Leaving Paglesham the other day, we were happy and full, but we still didn’t feel quite done with our day. Not far away is St. Andrews church in Ashingdon, set up on a hill overlooking the fields and marshes – the best vantage point for miles around. We had to drive all the way around the hill and into the village itself to get to the road leading up to the church, which added to the anticipation.
Built in 1020, the church is one of the oldest in the area. Originally called Assandun, the village is the likely site of the Battle of Ashingdon where the English fought the Danes in October 1016, and the church was then built on the site where King Edmund’s camp was believed to have been situated. Seriously old!
The church wasn’t open that afternoon, so we spent some time walking around it to see the walls and the surrounding graveyard(s). Jeff is always particularly interested in the walls of the these old churches as their contents give a good indication of where the building materials came from. As a geologist, this is one of the ways he makes sense of both community and culture.
Can you see the little triangular flint embedded here (bottom left)? And the dark brown cement stones? These tell him, for instance, that the materials probably came from Butts Cliff, four miles away, on the banks of the adjacent River Crouch. The red rectangle is most likely a slab of Roman brick also found in the area.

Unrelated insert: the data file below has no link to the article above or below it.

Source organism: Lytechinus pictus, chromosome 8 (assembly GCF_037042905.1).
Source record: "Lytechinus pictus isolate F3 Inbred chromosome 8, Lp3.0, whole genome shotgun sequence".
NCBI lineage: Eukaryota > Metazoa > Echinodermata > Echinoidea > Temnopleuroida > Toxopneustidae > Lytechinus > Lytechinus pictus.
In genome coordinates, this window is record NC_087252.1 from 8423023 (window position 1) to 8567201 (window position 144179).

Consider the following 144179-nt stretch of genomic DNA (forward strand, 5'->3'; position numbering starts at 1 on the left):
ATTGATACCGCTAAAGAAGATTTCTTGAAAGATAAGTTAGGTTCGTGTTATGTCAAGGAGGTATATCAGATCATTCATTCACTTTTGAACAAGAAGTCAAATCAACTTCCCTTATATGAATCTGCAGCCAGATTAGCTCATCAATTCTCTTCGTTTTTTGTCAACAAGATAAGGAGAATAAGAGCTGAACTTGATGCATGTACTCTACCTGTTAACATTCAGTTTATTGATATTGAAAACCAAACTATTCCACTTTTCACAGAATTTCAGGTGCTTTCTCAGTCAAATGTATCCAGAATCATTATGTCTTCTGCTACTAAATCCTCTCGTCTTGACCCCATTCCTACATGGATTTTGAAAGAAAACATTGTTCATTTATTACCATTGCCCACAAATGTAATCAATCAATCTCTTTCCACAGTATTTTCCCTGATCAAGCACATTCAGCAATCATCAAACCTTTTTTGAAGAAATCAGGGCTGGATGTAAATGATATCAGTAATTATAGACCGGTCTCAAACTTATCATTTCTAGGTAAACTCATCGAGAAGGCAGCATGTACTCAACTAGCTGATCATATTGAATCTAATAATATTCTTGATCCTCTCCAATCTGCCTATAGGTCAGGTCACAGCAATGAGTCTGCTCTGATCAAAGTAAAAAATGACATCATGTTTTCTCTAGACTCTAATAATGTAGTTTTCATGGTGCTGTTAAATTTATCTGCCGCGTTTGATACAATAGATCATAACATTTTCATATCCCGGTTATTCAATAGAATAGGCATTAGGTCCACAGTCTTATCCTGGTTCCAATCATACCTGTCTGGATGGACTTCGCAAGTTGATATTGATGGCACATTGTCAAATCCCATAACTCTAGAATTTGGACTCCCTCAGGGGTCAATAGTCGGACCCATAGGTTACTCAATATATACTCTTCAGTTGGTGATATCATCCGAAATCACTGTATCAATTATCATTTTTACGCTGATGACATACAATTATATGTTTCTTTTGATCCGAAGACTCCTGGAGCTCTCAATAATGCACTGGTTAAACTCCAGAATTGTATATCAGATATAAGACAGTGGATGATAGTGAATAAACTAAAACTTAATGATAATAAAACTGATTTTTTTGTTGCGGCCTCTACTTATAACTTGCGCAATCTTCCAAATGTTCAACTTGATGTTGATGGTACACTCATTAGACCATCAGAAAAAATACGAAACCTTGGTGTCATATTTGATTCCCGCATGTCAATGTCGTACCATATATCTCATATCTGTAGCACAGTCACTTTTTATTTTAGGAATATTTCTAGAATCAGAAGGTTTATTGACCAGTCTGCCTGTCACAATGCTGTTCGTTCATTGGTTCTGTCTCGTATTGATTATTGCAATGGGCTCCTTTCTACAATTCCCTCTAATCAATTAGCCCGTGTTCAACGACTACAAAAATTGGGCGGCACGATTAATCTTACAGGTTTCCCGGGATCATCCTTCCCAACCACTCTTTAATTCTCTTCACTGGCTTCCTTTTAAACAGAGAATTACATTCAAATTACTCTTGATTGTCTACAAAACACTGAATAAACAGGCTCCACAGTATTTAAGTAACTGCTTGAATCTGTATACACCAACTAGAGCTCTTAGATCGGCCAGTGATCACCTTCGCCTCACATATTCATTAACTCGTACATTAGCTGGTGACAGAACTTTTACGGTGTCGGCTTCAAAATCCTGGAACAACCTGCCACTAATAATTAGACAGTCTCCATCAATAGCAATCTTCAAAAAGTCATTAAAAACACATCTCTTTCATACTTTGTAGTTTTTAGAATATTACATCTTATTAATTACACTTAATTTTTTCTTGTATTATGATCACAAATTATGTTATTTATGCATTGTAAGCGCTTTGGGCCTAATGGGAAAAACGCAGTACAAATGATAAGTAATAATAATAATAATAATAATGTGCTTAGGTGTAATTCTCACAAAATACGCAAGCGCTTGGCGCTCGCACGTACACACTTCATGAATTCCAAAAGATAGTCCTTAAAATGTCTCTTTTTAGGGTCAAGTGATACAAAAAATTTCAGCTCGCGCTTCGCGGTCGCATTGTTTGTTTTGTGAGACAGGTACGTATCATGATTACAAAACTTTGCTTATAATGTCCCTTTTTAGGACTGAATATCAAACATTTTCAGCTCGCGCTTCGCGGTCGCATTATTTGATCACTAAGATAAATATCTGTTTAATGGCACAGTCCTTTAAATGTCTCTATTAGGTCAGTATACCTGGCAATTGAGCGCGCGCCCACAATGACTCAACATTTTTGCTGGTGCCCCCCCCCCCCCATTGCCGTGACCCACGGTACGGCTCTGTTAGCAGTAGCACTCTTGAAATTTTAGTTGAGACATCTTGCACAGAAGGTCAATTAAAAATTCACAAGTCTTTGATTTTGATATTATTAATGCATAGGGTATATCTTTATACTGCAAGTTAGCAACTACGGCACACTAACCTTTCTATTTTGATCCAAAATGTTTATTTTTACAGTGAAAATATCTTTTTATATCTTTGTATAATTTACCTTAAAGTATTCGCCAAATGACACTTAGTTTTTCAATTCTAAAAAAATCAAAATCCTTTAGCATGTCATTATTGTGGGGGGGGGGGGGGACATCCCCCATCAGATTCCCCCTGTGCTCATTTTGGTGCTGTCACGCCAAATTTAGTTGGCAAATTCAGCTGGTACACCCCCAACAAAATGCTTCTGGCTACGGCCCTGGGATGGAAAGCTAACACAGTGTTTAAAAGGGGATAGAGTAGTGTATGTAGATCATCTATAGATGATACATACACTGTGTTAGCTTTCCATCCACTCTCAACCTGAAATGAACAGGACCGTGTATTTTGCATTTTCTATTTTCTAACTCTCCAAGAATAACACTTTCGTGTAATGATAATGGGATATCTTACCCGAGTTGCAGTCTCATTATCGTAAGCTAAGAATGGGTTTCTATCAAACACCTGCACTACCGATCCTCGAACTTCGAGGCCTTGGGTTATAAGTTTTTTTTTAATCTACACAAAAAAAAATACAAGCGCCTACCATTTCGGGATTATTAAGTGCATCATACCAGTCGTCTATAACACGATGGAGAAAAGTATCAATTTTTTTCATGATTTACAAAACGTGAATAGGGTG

We soon spotted two Mass dials, simple sundials marked with the hours of the masses, embedded in the wall, one at the front of the church where it would probably have been easily seen and used, and one at the base of the back (north) wall where it was probably part of an earlier wall that was later re-purposed:
And just as Jeff looks to the land for his stories, I look to the people. As we walked around to the back of the church, we met a couple sitting hand in hand on the bench looking out over the landscape. They had been married in the church exactly 60 years before, and had come to reminisce before heading home to celebrate with a bottle of champagne. The husband, they told me, isn’t well, so coming back here was how they were choosing to celebrate. I found their story incredibly poignant, and was deeply moved as I later watched them help each other back down the path to their car. For me, this is the peopled meaning of these village churches, and the reason I am drawn to explore both the buildings and the graveyards.